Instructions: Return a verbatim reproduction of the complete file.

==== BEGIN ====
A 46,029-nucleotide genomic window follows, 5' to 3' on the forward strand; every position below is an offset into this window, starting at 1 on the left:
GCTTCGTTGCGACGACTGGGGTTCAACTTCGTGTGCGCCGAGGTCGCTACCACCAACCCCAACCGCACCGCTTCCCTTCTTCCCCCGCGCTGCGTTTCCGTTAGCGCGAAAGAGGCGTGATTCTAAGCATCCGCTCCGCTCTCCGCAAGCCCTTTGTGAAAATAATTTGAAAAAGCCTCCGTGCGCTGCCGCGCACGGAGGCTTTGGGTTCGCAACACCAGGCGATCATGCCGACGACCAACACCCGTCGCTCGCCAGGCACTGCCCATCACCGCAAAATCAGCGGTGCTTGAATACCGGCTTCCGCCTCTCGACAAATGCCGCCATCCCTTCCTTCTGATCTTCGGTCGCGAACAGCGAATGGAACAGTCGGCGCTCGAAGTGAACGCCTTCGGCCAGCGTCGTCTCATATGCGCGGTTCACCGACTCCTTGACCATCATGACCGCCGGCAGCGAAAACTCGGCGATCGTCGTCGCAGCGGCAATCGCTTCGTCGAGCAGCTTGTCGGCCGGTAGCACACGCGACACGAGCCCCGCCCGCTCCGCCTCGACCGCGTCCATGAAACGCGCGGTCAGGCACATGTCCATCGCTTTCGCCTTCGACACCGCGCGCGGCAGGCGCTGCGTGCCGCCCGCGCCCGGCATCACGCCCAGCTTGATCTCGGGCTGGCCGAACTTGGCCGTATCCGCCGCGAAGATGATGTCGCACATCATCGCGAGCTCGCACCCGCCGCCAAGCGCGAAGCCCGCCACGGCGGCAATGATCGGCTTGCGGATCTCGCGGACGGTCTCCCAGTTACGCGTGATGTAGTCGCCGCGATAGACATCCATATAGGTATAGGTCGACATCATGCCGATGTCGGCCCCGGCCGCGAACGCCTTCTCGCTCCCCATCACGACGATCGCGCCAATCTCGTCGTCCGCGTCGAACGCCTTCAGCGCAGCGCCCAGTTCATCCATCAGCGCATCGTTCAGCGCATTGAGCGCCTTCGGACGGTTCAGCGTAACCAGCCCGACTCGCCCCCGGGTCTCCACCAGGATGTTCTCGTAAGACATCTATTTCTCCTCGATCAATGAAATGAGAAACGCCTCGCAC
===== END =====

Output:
A 46,029-nucleotide genomic window follows, 5' to 3' on the forward strand; every position below is an offset into this window, starting at 1 on the left:
GCTTCGTTGCGACGACTGGGGTTCAACTTCGTGTGCGCCGAGGTCGCTACCACCAACCCCAACCGCACCGCTTCCCTTCTTCCCCCGCGCTGCGTTTCCGTTAGCGCGAAAGAGGCGTGATTCTAAGCATCCGCTCCGCTCTCCGCAAGCCCTTTGTGAAAATAATTTGAAAAAGCCTCCGTGCGCTGCCGCGCACGGAGGCTTTGGGTTCGCAACACCAGGCGATCATGCCGACGACCAACACCCGTCGCTCGCCAGGCACTGCCCATCACCGCAAAATCAGCGGTGCTTGAATACCGGCTTCCGCCTCTCGACAAATGCCGCCATCCCTTCCTTCTGATCTTCGGTCGCGAACAGCGAATGGAACAGTCGGCGCTCGAAGTGAACGCCTTCGGCCAGCGTCGTCTCATATGCGCGGTTCACCGACTCCTTGACCATCATGACCGCCGGCAGCGAAAACTCGGCGATCGTCGTCGCAGCGGCAATCGCTTCGTCGAGCAGCTTGTCGGCCGGTAGCACACGCGACACGAGCCCCGCCCGCTCCGCCTCGACCGCGTCCATGAAACGCGCGGTCAGGCACATGTCCATCGCTTTCGCCTTCGACACCGCGCGCGGCAGGCGCTGCGTGCCGCCCGCGCCCGGCATCACGCCCAGCTTGATCTCGGGCTGGCCGAACTTGGCCGTATCCGCCGCGAAGATGATGTCGCACATCATCGCGAGCTCGCACCCGCCGCCAAGCGCGAAGCCCGCCACGGCGGCAATGATCGGCTTGCGGATCTCGCGGACGGTCTCCCAGTTACGCGTGATGTAGTCGCCGCGATAGACATCCATATAGGTATAGGTCGACATCATGCCGATGTCGGCCCCGGCCGCGAACGCCTTCTCGCTCCCCATCACGACGATCGCGCCAATCTCGTCGTCCGCGTCGAACGCCTTCAGCGCAGCGCCCAGTTCATCCATCAGCGCATCGTTCAGCGCATTGAGCGCCTTCGGACGGTTCAGCGTAACCAGCCCGACTCGCCCCCGGGTCTCCACCAGGATGTTCTCGTAAGACATCTATTTCTCCTCGATCAATGAAATGAGAAACGCCTCGCAC